"[There will be no peace until] the West shows it is taking on board the injustice of what's happening to Palestinians, and looks at the financial network of corruption between some of the oil sheikhdoms , the oil companies and the White House."
Recently, on the eve of the Dubya tour of Londra he said that the President was the biggest threat to world peace. He was in the wilderness then, having been kicked out of the ruling Labour party. Now, back in the fold, he's saying much the same thing, again.
Will he ever learn? I've said it before, and I'll say it again: "Attaboy, Ken!"
§ Red Ken enters his purple patch § Rivals round on mayor's 'rant'
Saying It Like Ken
Tuesday, April 06, 2004
Two weeks after Ali Kashmar [picture, left] had this photograph taken of him he was taken away by the Israeli army. He was fourteen when they took him to the notorious Khiam prison for reasons unknown. "Maybe it was some anti-Israel remark I made in the playground," he said.
From her home in Khiam her mother Sobiyeh would go to the rooftop for a view of the notorious prison where she knew Ali was being held. She'd talk to him, and ask: "My son, what are they doing to you?" Ten years later in 1998, she was looking at him, but didn't know who he was. After years of detention, interrogation, torture, Ali was among 99 people released by Israel in an exchange with Lebanon. Of those released, 44 were bodies of the dead; Ali was lucky to be alive.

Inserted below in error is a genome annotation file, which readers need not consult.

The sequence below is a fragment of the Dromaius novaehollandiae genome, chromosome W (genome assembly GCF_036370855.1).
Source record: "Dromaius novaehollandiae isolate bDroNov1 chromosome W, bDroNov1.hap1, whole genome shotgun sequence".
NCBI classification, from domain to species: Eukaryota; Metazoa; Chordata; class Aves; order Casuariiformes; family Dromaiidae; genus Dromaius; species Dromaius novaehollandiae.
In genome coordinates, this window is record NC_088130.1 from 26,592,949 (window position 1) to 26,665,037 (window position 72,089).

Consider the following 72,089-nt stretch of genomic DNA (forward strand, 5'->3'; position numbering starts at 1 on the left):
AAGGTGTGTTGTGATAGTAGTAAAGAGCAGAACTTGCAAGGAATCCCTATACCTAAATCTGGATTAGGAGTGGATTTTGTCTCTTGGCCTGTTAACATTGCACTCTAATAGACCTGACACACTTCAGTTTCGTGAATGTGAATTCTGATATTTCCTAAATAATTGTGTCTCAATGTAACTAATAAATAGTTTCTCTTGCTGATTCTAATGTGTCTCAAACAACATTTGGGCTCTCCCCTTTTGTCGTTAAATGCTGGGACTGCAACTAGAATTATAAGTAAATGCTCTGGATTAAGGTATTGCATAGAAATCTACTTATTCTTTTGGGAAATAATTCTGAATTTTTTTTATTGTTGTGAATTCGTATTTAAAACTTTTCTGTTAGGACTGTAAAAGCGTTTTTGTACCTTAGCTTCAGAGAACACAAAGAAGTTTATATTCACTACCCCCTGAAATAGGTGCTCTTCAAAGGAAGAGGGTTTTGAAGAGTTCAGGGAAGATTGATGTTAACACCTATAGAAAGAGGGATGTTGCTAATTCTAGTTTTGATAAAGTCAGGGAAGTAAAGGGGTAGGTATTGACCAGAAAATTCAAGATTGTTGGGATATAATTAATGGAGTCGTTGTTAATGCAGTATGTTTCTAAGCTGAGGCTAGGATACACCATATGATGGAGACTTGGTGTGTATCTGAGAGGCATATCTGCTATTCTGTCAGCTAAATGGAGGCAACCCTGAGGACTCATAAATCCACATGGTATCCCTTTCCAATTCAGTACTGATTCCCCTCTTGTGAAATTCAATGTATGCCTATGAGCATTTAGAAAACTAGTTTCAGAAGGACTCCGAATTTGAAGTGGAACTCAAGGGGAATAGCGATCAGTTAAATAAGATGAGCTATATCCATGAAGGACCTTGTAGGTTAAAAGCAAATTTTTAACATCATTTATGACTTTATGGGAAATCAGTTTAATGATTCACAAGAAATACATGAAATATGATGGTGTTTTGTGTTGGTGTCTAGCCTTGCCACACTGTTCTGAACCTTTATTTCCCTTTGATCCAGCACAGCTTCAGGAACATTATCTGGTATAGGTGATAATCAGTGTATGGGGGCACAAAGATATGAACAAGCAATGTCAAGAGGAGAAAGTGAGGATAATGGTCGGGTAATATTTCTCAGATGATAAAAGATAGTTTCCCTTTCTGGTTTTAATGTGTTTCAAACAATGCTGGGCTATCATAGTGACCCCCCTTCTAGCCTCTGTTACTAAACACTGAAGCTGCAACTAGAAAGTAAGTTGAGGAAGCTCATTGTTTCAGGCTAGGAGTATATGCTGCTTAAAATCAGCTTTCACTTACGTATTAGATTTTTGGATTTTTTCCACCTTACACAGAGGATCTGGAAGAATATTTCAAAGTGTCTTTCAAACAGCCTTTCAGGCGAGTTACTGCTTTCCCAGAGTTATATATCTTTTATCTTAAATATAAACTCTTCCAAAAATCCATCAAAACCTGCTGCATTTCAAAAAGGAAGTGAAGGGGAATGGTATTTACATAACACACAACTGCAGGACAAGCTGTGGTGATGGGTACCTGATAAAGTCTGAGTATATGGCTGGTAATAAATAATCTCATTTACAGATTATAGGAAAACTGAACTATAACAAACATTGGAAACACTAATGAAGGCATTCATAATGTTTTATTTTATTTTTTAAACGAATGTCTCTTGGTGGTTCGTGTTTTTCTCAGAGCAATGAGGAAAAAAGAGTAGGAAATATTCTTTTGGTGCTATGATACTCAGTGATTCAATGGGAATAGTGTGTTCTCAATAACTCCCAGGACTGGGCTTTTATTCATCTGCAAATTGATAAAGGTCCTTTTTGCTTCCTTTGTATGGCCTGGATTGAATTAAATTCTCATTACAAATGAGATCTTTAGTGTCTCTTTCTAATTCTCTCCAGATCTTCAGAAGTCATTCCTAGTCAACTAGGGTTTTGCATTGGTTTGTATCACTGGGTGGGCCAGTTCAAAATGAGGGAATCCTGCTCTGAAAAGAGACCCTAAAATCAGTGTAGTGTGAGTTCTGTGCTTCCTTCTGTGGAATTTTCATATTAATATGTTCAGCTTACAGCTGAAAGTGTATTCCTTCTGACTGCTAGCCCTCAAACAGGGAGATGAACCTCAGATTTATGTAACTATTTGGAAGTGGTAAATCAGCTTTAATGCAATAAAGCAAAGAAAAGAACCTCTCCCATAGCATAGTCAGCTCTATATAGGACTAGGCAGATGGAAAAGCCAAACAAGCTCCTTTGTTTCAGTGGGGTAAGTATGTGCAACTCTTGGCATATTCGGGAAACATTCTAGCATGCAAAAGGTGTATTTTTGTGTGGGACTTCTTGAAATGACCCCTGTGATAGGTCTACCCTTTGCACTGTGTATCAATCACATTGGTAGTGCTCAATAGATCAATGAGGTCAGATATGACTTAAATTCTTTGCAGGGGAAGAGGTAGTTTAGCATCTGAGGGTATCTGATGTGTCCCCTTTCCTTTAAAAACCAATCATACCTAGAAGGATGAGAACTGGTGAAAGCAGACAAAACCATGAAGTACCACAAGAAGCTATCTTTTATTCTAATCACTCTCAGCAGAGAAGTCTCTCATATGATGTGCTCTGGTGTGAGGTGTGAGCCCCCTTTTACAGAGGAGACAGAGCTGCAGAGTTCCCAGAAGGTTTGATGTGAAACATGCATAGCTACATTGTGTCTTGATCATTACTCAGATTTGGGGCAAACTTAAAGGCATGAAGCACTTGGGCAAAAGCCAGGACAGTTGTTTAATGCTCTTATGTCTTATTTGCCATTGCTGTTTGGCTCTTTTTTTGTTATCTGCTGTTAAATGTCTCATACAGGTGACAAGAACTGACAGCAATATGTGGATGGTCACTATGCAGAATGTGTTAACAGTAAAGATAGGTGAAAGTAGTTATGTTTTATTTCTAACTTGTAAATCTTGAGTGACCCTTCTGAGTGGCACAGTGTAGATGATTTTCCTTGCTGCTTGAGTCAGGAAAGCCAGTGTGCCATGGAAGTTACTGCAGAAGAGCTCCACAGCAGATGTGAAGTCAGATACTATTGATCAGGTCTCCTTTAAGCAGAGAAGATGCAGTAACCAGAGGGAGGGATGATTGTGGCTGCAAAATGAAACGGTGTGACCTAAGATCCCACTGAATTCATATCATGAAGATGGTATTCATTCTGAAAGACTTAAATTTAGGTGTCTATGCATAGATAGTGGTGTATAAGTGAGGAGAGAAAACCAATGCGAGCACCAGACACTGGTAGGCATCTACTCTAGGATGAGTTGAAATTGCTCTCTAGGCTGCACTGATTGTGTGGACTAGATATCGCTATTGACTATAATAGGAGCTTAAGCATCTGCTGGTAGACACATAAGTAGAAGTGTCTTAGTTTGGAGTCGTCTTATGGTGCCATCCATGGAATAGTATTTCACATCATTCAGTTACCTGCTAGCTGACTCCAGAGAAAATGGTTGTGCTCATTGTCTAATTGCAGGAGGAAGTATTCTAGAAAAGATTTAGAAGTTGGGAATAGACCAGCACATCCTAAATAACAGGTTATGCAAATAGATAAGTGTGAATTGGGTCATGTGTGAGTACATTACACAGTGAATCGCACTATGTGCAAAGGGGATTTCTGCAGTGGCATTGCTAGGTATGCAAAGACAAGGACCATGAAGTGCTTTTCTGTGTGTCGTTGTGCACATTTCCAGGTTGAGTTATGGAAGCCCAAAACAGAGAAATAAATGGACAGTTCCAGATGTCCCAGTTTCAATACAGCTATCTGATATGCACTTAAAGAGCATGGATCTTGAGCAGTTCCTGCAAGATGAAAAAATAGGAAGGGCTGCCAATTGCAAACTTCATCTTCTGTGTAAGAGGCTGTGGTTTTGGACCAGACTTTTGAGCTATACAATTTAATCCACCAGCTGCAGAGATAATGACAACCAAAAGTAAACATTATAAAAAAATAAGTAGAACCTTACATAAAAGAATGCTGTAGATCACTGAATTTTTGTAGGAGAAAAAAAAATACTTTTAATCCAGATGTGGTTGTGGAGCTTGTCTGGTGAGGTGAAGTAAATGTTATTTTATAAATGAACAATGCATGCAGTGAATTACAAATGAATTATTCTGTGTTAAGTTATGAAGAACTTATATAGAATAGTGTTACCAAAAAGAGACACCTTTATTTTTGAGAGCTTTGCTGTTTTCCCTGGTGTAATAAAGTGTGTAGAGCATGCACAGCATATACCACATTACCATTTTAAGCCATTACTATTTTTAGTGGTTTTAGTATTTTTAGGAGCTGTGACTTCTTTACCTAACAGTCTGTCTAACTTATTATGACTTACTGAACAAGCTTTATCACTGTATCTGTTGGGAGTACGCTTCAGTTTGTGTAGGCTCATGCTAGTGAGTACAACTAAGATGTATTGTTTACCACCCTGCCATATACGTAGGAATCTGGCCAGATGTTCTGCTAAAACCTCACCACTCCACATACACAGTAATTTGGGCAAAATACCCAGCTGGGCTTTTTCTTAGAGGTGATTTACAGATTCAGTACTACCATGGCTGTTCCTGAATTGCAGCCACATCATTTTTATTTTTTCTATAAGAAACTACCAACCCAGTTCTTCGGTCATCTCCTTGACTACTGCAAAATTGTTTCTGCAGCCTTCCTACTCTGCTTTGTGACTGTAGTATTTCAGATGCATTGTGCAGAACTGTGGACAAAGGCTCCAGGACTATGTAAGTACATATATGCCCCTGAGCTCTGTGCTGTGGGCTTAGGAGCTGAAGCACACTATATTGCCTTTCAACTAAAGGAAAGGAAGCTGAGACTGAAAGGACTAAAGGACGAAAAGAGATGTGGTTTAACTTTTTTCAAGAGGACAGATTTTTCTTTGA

"Mum, look at me...it's me!" he shouted to the mother who didn't even know her son [picture above, right] any more. That was how long he'd been gone.
In prison you're no longer a person. Ali said on his release that when he caught sight of himself in a mirror in Khiam prison he looked back to see who was standing behind him. He couldn't recognise himself. Many Palestinian children came out of Khiam prison maimed, injured, disoriented, walking like the living dead.
In Palestine now children are living in one big prison, sleeping to the rumble of cannons, awoken by the clanking of tanks of the occupying forces. Then, one mighty crash or two, as homes are demolished, families are thrown out into the streets, their former home just a pile of rubble now.
It's scary enough for the adults. For the children it's a life of pain, trauma, death. The psychological strains they face are expressed in many ways: disturbed sleep, bed-wetting, stress, and poor concentration. According to one estimate, 60 percent of Palestinian childrern are in need of psychological help. Imagine having to live life not only fearing for yourself, but also for your parents and loved ones. Imagine living under constant harrassment, seeing the parents that you hold in high esteem being frisked, beaten, injured and humiliated before your eyes.